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Frequent Flier Nita Englund Leads U.S. Ski Jumpers Into Worlds

By Doug Williams | Feb. 18, 2015, 12:41 p.m. (ET)

Nita Englund competes during the FIS Women's Ski Jumping World Cup event at Schattenberg-Schanze Erdinger Arena on Jan. 25, 2015 in Oberstdorf, Germany.

It was a surreal moment for Nita Englund.

She had just finished second in the FIS Ski Jumping World Cup event at Rasnov, Romania, earlier this month, and there she was, sitting at a table between winner Sara Takanashi of Japan and third-place jumper Daniela Iraschko-Stolz of Austria, taking questions from the media.

It was her first podium finish on the world cup circuit, and she felt a bit out of place.

Her word for the experience: “Overwhelming.”

“I surprised myself that I got that,” said Englund, 22, who’s in her first full season on the world cup tour. “I was not really expecting myself to be wedged in between Daniela, like the top female ski jumper right now, top ranked, and Sara, who has always been up there.

“So I’m kind of sitting there. They obviously knew what they were doing, and I’m like, ‘I don’t know what I’m doing in a press conference with these two. I don’t know what’s happening.’”

Nita Englund smiles during the FIS Women's Ski Jumping World Cup event on Jan. 25, 2015 in Oberstdorf, Germany.

Englund laughs as she recalls the moment, still amazed it actually happened.

After all, she went into this season having no idea what to expect.

Englund had gotten over the disappointment of not qualifying for the Sochi 2014 Olympic Winter Games last year and was fully fit and healthy after injuries in recent years had delayed her progress. She also had moved her training base to Slovenia this past summer in order to work with U.S. traveling coach Vasja Bajc, a former Yugoslavian national ski jumper.

“I actually went into the season with no expectations,” she said. “Really. Just working on my jumping. I knew the year was going to be a little different just because it’s coming off an Olympic year, and there’s a lot of changes.”

Englund set some small, specific goals for herself about techniques and fundamentals, but didn’t make any kind of list about victories, podiums and rankings. And she certainly didn’t envision earning a spot on the U.S. team that will compete at the Nordic World Ski Championships beginning this week in Falun, Sweden.

Yet Englund has been the most consistent U.S. jumper this season.

After getting a small taste of world cup jumping in Japan last season — where she finished 37th, 45th and 48th — she’s had five finishes of 10th or better since January. She’s finished seventh twice and eighth once. And she’s the highest-ranked American jumper in the world cup standings at No. 9, one spot ahead of teammate Sarah Hendrickson.

Because of that, she’s been selected to be part of the U.S. team to compete in Falun, along with Hendrickson, Tara Garaghty-Moats, Jessica Jerome and Abby Hughes.

Englund said what’s already happened this season is a “dream come true.” She’s excited to compete in the world championships, but is trying not to be.

“I’m trying to keep it where it’s just another week of competition for me,” she said.

She says her breakthrough in 2015 has been because of a number of factors.

First, she’s healthy and fit. In 2012, she suffered an ACL tear that forced her to dial back.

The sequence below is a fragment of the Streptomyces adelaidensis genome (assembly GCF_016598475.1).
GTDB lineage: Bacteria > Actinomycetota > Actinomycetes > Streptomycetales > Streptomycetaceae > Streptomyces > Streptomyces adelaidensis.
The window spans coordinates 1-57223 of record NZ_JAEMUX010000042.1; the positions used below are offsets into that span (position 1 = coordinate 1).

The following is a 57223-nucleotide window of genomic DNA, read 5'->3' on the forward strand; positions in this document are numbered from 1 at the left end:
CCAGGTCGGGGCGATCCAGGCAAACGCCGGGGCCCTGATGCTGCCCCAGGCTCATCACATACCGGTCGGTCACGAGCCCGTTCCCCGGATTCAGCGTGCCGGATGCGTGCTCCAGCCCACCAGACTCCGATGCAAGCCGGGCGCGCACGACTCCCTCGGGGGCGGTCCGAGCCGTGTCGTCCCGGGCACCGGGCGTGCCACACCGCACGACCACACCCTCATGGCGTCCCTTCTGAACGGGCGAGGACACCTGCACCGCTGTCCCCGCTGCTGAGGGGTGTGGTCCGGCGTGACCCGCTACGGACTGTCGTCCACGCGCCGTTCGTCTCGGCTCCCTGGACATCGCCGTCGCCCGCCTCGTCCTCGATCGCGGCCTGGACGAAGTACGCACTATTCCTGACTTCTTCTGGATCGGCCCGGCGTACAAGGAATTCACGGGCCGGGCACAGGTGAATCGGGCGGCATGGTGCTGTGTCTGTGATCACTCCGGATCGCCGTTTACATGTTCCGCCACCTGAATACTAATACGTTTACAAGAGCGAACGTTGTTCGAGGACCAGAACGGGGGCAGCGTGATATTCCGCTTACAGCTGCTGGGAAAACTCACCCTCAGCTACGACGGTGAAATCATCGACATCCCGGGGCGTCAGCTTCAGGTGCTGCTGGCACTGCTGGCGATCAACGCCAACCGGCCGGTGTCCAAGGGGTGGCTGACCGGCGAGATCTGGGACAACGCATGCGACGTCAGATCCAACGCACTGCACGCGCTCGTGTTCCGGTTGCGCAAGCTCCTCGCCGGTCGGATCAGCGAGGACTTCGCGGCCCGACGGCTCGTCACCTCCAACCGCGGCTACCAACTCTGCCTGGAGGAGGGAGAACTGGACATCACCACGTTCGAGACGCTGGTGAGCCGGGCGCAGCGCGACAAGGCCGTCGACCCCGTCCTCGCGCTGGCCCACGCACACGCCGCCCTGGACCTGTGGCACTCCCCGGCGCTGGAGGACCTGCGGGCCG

She decided to use the rehabilitation as a time to regroup. The native of Wisconsin set up in Steamboat Springs, Colorado, where she could train, get fit, work on her jumping, catch up on her college studies in graphic design, work and save money. She competed a bit, but was out of the main stream.

“I think I disappeared from the ski jumping world a little bit during that time period,” she said. “But it gave me an opportunity to save up money and know that I still really like the sport.”

Finishing sixth in the Olympic qualifying — while dealing with an Achilles’ tendon problem — was disappointing, but she said it sharpened her desire.

“Last season was really a struggle,” she said, “but it pushed me more for this year.”

Then she made the commitment to move to Slovenia and had strong summer jump-training sessions that left her feeling strong and confident.

Working with Bajc, too, has been a boost.

When she finished second at Rasnov, she had jumped poorly the day before. Then bad weather swept in on the second day and competitors were limited to just one jump.

As she waited at the top of the ramp to take it, the wind was blowing and conditions were awful. But she said it reminded her a bit of the conditions she jumped in back home, and that helped her focus.

“It got me really excited to jump and perform well,” she said. When she took off, she knew it was a good one. She flew 94 meters, just one meter behind Takanashi and 2½ more than Irsashko-Stolz.

Englund is a bit of a daredevil. She, her twin sister and older brother grew up in Wisconsin, near the border of Michigan’s Upper Peninsula, jumping off hills at an early age, and she admits she has no fear of heights — or flying through the air. In high school she was a pole vaulter. But when she’s not jumping in skis off big hills, she says she’s shy. So, standing atop a podium or sitting up in front of the media — next to the sport’s biggest names — is something that doesn’t come naturally to her.

But the way she’s competing this season, she might have to get used to it. She has her sights set on the next Olympic Winter Games in 2018, with plenty of time between now and then to re-visit the podium.

Says Englund, laughing: “It would be nice to do more often.”

Doug Williams covered three Olympic Games for two Southern California newspapers and was the Olympic editor for the San Diego Union-Tribune. He has written for TeamUSA.org since 2011 as a freelance contributor on behalf of Red Line Editorial, Inc.